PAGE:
Today the BBC reports the evidence given by Lord Patten to the Public Accounts Committee at Westminster. Interesting to note the comments by Lucy Adams, Director of Human Resources: when asked about why there had been overpayments (severance payments to executives that went beyond contractual terms), she said “the overwhelming focus was to get numbers out of the door as quickly as possible”. I’m waiting to see the report coming up now on Newsnight.

Chair of the Public Accounts Committee Margaret Hodge MP who had earlier been grilling Lord Patten and the new DG Lord Hall, told Jeremy Paxman the equivalent of half the cost of running Radio 4 (£25m) had been spent by the Corporation on exiting 150 senior executives. Now the blame game is starting.

But one former executive did the right thing: former director of archive content Roly Keating gave back a payment of £376,000 on the basis that it was not authorised “fully and appropriately”.


Malachi O'Doherty talks to Frank Gardner

Malachi O’Doherty talks to Frank Gardner

It was a packed audience at the BBC’s Blackstaff studio in Belfast as Malachi O’Doherty resumed his Louis MacNeice QUB Writer in Residence series of interviews with media personalities. His guest was the BBC’s Security Correspondent, Frank Gardner. Gardner almost lost his life in a gun attack nine years ago in Saudi Arabia, in which his cameraman was killed, 36 year-old Simon Cumbers from Navan in County Meath. A media fund has been set up to honour his memory.

Simon Cumbers was murdered by gunmen while filming a report on an al-Qaeda militant’s house for BBC Television News in June 2004. The attackers opened fire on Simon and Frank Gardner in a suburb of Riyadh. Simon died at the scene and Frank Gardner, then 42, was seriously injured. He was shot six times at point-blank range. One of the bullets, apparently fired from a jeep, severed Gardner’s spinal nerves, leaving him partly paralysed in the legs and now dependent on a wheelchair. After 14 operations, seven months in hospital and months of rehabilitation, he returned to reporting for the BBC in mid-2005.

Frank Gardner, BBC

Frank Gardner, BBC

Gardner was educated at a private school in Kent, St Ronan’s in Hawkhurst and Marlborough College. His parents were both diplomats and he developed an interest in travel and exploration at an early age. He learned Arabic as a teenager and as a student at Exeter he went exploring with a friend. In the conversation with Malachi  he recalled his “daft” adventure through a jungle to a volcano, without a local guide: two explorers with just a biscuit to share to keep them sustained.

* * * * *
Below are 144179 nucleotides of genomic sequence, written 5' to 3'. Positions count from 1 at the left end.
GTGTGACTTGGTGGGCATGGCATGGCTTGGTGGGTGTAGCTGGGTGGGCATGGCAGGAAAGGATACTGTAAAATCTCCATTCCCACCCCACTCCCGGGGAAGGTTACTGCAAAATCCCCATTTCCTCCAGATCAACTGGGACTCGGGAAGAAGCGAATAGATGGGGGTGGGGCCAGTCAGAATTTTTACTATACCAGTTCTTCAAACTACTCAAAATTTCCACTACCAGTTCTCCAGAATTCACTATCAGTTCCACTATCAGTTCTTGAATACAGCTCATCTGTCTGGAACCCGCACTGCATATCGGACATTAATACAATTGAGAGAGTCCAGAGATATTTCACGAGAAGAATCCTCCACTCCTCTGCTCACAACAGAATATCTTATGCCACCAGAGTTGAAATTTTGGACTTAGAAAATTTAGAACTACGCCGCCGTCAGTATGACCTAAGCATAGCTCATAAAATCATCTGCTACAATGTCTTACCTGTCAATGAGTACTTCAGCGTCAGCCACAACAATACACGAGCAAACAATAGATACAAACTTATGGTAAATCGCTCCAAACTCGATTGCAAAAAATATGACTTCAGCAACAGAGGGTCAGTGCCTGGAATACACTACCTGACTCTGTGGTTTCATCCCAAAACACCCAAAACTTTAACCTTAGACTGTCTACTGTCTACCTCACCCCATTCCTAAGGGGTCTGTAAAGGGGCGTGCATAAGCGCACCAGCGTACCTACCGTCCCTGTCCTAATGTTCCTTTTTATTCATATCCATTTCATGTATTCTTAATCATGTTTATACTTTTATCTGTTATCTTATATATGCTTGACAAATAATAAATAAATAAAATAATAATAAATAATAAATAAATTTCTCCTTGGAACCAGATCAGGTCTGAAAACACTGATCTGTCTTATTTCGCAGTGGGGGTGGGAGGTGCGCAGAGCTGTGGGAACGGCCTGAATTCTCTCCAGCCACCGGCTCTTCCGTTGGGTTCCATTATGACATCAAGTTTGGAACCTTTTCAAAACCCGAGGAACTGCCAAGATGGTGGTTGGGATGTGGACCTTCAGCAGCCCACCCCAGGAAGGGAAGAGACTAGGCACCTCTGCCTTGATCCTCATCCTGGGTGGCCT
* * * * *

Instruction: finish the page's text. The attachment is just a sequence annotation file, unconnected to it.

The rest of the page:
Recalling the attack in which he was wounded, Gardner said the gunmen drove off, leaving him bleeding in the dust. He remembers screaming for help. A crowd came out to look, but no-one lifted a finger to help him. There was no word of sympathy or comfort. This was very different from the welcome he had received in previous years while getting to know an Egyptian family from the backstreets of Cairo, with whom he stayed.

Malachi O'Doherty & Frank Gardner

Malachi O’Doherty & Frank Gardner

Gardner went back to Saudi Arabia earlier this year and made a documentary reflecting on why the Arab Spring has not happened in the Kingdom. He has worked with the BBC since 1995. Before that he spent nine years working in and around the Middle East region as an investment banker with Saudi International Bank and Robert Fleming from 1986-95. He became the Corporation’s first full-time Gulf correspondent in the late 1990s and set up an office in Dubai. In 2000 he was appointed Middle East correspondent in charge of the bureau in Cairo, but travelling widely throughout the region. In that role he covered the Palestinian intifada and reaction in the wake of the 11th September New York attacks.


Pompeii and Mount Vesuvius

Pompeii and Mount Vesuvius

My summer sojourn for a fortnight on the Amalfi coast in Italy enabled me to visit Mount Vesuvius near Naples and to see the ruins of Pompeii, or at least part of the large site. Time did not permit a trip to nearby Herculaneum. But I watched with interest tonight a documentary on BBC2 about “The Other Pompeii: Life and Death in Herculaneum. Professor Andrew Wallace-Hadrill from Cambridge and Director of the Herculaneum Conservation Project presented the programme.  In it he follows the scientific investigation that aims to lift the lid on what life was like in the small Roman town of Herculaneum, moments before it was destroyed when Vesuvius erupted in 79AD.

Ten miles from Pompeii, twelve arched vaults at Herculaneum were found to contain the skeletons of over 340 people, just 10% of the local population, killed by the volcano. The finds included a toddler clutching his pet dog, a two-year-old girl with silver earrings and a boy staring into the eyes of his mother as they embraced in their last moment. Those found inside the vaults were nearly all women and children. Those found outside on the shoreline were nearly all men, in what appeared to be a selfless act on their part.

The documentary based on the research unravelled a surprising story of resilience, courage and humanity, with the local population going to their deaths not in the orgy of self-destruction often portrayed in Pompeii’s popular myth, but, much more like the passengers of the Titanic, it seems the ancient inhabitants of Herculaneum put women and children first.

Carbonised wooden cradle: Pompeii Exhibition: © British Museum

Carbonised wooden cradle: Pompeii Exhibition: © British Museum

The BBC programme and another related one broadcast last Wednesday on “Pompeii: The Mystery of the People Frozen in Time” coincide with the opening of a major exhibition at the British Museum. “Life and Death: Pompeii and Herculaneum” will run until the end of September and the normal admission price is £15.

Gold Bracelet in form of a coiled snake: Pompeii Exhibition: © British Museum

Gold Bracelet in form of a coiled snake: Pompeii Exhibition: © British Museum


BBC Belfast Strike

BBC Belfast Strike